Story of Adirondacks parallels Virginia's

When the subject of a wild and unsettled country is discussed, it is understood in the Tidewater region to mean the time of the founding of the Virginia Colony in 1607.

Its cultivated fields and rich tobacco crop made it one of the wealthiest American colonies.

Some regions of our country, however, remained an untamed wilderness until quite recently. The history of one of those regions, the Adirondack Mountains, was the subject of an exhibit at the Adirondack Museum in Blue Mountain Lake. The untamed Adirondack wilderness was showcased through paintings, maps, prints and photographs. Another exhibit at the museum showcased the yield of 150 years of Adirondack quilts and comforters that kept families warm through the long winters.

Both exhibits have counterparts at the museums of Colonial Williamsburg. It would be an exciting, educational and visual experience to see selective items from both regions displayed side-by-side as part of a museum exchange program.

The permanent exhibits at the Adirondack Museum tell the story of people who have inhabited and visited this land of forests, lakes and mountains since the early 1800s. The 22 indoor and outdoor exhibits depict with great skill the history of the region and the ways inhabitants made their living.

The museum made great effort to gather the best samples of furniture, decorative arts, tools and transportation vehicles that reflect on the life, work and leisure activities in the rugged region. No wonder the New York Times called the Adirondack Museum “the best of its kind in the world.”

The museum has put together a grand tour. “It follows in the footsteps of explorers, painters and photographers and takes you around the Adirondacks to explore the scenic wonders pictured by 19th-century artists,” explains the brochure

The exhibit includes 40 paintings from such well known 19th-century artists as Thomas Cole, John Frederick Kensett, William Hevett and Russell Smith. They depict amazing sights in the Adirondack Park, a 6 million acre wilderness. There are, “sublime scenes with roaring waterfalls and lofty mountains or picturesque vistas of beautiful valleys and lakes.”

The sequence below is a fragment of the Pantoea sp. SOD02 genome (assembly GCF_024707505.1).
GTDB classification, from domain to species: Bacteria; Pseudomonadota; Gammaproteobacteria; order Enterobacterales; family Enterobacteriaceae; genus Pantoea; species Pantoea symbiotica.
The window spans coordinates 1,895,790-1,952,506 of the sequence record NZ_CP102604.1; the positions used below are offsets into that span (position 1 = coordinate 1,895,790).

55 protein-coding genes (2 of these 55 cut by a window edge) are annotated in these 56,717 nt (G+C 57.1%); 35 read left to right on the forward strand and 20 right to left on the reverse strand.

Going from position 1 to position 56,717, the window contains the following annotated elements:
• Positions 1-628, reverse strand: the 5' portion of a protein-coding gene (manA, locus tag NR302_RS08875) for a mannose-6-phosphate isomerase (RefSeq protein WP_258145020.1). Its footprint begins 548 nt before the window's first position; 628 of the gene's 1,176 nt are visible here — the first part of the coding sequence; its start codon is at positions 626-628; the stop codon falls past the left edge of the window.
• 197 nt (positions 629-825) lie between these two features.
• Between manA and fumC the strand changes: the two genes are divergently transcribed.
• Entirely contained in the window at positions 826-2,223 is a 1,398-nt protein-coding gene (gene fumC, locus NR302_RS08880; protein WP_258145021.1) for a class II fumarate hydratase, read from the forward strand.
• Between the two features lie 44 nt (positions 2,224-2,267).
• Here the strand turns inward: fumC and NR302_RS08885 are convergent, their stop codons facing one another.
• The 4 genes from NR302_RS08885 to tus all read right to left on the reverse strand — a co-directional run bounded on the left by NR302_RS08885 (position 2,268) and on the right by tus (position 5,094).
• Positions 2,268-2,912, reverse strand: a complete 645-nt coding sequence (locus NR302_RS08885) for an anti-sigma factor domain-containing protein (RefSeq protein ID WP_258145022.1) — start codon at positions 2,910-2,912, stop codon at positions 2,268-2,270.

The Times also points out the significance of the exhibit: “For 19th-century artists, the Adirondack wilderness was a source of inspiration. Their images of it reflected the beauty and power of the natural world. …Their work promoted the Adirondacks as a public treasur, encouraging tourists and sportsmen to discover the region. The images artists, cartographers, and photographers created and contributed to a national understanding of wilderness. Wilderness became a national icon and reflection of the American character.”

More than a dozen rare maps illustrated the growing knowledge about the Adirondacks. One of the maps was the “1704 Edition of Lahontan’s Voyages.” It was created by Baron Louis-Armand de Lom d’Acre Lahontan, a French aristocrat, who was sent to New France, Canada, to serve as a military officer.

The exhibit of “Common Threads: 150 Years of Adirondack Quilts & Comforters,” showcased a tradition that has thrived for more than a century and includes creations plain and fancy. The quilts and comforters, many of them decorated with vibrant colors, tell a unique story of life in the mountains.

“Common Threads” explores themes of women’s work, domestic life, social networks in rural areas, generational continuity among women, and women’s artistic response to life in the Adirondacks. Quilts and comforters serve as paths to stories of the sort that don’t get recorded in history books.”

When a visitor compares the Colonial-era artifacts displayed at Colonial Williamsburg DeWitt Wallace Decorative Arts Museum, with items displayed at the Adirondack Museum, it becomes apparent that in spite of the differences in geography, climate and economic development, the human condition that prevailed in both places made us one nation: America.

Shatz is a Williamsburg resident. He is the author of “Reports from a Distant Place,” a compilation of his selected columns. The book is available at the Bruton Parish Shop and

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